1. 1960-08-22: Senegal became a separate and independent country. It had formerly been divided into cercles, and the cercles into cantons. Upon independence, it created a new administrative structure, consisting of 7 regions, which were subdivided into 27 departments, which in turn were divided into 85 arrondissements, with villages at the lowest level. The arrondissements each consisted of one or more of the old cantons. In a parallel structure, there were also 34 municipalities or urban communes. Of these, only the regions and communes were self-governing. Cap Vert region had a special structure. From 1961-01 it was divided into 6 arrondissements.
  2. 1976-06-26: Louga region split from Diourbel.
Cap VertSG01954,642649,000444,000212Dakar
Sénégal OrientalSG05280,379227,000151,00023,006Tambacounda
  • FIPS: Codes from FIPS PUB 10-4, a U.S. government standard.
  • Pop-1976: 1976-04-16 population (source [4]).
  • Pop-1970: 1970-07 population.
  • Pop-1960: 1960-07 population, rounded to nearest 1,000 (source [3]).
  1. 1984-03-24: Casamance region split into Kolda and Ziguinchor; Sine-Saloum region split into Fatick and Kaolack; name of Cap Vert region changed to Dakar; name of Fleuve changed to Saint-Louis; name of Sénégal Oriental changed to Tambacounda. One effect of these changes was that every region was divided into three departments.
  2. 2002-02-21: Matam region split from Saint-Louis (former HASC code SN.SL). This left Senegal with the following eleven regions:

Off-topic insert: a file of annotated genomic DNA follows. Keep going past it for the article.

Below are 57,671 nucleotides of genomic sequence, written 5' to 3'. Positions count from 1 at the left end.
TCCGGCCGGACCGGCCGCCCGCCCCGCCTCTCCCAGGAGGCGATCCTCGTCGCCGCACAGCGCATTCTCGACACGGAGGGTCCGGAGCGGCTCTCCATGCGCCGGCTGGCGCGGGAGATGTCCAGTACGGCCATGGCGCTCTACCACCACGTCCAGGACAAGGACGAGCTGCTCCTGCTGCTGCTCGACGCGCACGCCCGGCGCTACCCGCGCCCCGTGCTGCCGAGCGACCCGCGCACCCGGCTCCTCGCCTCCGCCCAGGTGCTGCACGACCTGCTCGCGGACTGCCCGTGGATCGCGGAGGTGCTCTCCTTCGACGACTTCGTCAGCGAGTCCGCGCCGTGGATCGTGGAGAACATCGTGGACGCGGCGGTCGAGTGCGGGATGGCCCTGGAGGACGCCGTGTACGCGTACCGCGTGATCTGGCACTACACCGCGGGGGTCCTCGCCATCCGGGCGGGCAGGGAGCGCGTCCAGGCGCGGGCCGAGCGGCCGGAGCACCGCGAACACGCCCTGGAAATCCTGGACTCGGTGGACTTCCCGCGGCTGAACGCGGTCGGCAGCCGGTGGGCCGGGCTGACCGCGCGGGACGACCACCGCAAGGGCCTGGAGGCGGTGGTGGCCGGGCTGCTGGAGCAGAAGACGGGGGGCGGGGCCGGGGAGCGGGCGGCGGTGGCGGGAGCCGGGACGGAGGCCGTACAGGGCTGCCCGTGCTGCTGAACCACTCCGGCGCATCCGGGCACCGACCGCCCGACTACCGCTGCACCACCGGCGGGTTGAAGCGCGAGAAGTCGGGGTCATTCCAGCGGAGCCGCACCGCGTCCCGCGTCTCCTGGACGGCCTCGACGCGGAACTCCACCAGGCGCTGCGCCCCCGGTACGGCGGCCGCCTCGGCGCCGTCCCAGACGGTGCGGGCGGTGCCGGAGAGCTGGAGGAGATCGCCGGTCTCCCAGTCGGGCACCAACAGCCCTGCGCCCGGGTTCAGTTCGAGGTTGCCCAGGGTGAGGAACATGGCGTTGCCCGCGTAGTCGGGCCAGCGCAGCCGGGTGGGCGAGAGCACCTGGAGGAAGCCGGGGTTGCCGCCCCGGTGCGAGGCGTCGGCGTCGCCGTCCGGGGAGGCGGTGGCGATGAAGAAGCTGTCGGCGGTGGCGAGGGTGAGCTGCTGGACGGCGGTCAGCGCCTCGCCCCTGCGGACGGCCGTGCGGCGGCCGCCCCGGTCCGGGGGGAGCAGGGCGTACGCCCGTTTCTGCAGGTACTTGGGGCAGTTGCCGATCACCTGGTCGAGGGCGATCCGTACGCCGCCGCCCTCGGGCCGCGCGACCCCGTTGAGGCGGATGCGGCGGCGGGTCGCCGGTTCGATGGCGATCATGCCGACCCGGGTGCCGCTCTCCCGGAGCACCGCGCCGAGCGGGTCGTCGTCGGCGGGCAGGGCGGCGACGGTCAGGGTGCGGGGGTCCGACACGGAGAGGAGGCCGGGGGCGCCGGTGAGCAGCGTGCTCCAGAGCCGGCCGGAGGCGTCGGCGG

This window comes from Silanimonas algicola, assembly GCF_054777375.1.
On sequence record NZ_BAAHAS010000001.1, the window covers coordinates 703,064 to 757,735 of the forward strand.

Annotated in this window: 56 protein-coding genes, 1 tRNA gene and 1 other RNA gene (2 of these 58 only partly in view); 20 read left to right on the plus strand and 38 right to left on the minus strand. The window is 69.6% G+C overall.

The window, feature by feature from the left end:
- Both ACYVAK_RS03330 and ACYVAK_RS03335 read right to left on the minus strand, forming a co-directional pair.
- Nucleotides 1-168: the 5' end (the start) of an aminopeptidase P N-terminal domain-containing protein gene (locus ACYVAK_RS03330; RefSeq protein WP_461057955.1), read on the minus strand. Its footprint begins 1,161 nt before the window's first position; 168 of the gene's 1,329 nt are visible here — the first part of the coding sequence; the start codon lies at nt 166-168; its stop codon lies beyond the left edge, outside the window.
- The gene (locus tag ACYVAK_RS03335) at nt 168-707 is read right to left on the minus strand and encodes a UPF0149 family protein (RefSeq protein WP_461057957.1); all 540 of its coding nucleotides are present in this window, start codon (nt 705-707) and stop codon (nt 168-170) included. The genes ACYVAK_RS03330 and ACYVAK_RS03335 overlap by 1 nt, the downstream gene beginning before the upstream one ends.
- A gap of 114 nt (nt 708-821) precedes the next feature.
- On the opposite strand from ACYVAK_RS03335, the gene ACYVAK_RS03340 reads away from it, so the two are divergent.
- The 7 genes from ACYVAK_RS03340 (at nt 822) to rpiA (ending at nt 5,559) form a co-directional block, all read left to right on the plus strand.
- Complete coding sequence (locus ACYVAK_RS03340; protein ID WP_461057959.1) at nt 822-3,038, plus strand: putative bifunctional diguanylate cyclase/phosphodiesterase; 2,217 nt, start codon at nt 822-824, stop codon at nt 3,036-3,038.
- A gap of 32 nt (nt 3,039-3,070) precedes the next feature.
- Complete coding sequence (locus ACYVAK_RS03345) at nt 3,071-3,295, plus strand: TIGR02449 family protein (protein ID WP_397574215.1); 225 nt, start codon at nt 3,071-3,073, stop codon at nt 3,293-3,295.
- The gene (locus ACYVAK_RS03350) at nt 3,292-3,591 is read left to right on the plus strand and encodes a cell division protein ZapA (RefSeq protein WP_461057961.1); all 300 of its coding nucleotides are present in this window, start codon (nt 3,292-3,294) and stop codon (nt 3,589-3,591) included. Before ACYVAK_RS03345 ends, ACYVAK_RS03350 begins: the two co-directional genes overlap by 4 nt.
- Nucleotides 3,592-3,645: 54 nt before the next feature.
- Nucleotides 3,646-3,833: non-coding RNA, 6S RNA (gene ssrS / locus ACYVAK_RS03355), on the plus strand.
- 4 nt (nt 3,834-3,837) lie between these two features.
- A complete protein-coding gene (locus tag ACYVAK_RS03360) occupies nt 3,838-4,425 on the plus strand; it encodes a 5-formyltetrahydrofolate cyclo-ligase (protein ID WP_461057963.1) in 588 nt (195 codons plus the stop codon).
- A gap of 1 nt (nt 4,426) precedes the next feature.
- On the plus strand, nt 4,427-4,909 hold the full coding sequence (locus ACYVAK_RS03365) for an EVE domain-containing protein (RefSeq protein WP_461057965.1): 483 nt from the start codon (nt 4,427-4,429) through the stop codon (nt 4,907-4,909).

11 regions9,802,775196,72275,955
  • HASC: Hierarchical administrative subdivision codes.
  • ISO: Codes from ISO standard 3166-2.
  • FIPS: Codes from FIPS PUB 10-4, a U.S. government standard.
  • Population: 2001-01-01 estimate, provided by Karem Abdalla.
  • Capital: Capitals have the same names as their regions.
  1. 2008-09-10: Kaffrine region split from Kaolack (former HASC code SN.KL). Kédougou region split from Tambacounda (SN.TC). Sédhiou region split from Kolda (SN.KD). They had previously been departments with the same names. Eleven new departments were created at that time. The law approving this change was passed on 2008-02-01; the decree took effect on 2008-09-10 (source [1]). The governors of the new regions were installed on 2008-09-01 through 2008-09-03.

Other names of subdivisions: 

  1. Dakar: Cap Vert (obsolete); Dacar (Portuguese)
  2. Saint-Louis: Fleuve, Vallée du Fleuve (obsolete)
  3. Tambacounda: Sénégal Oriental (obsolete)


  1. [1] Decree 2002-172, Gouvernement du Sénégal website at (dead link, retrieved 2003-07-14).
  2. [2] Economic, Social, Demographic analysis of Tambacounda, website of Agence Nationale de la Statistique et de la Démographie, (dead link, retrieved 2008-12-06).
  3. [3] Nelson, Harold D., et al. Area Handbook for Senegal, Washington, 1974. Cites Enquête Démographique Nationale, 1970-71: Résultats Provisoires du 1er Passage, Ministère des Finances et d'Affaires Économiques, Dakar 1971 for population and area data.
  4. [4] 1979 Demographic Yearbook , 31st Ed. Statistical Office, United Nations, New York, 1980 (retrieved 2011-12-28).
  5. [5] Fifth United Nations Conference on the Standardization of Geographical Names. Vol. II. New York: United Nations, 1991.
  6. [6] Rapport Définitif RGPHAE 2013 , p. 252. Agence Nationale de la Statistique et de la Démographie (retrieved 2014-10-05).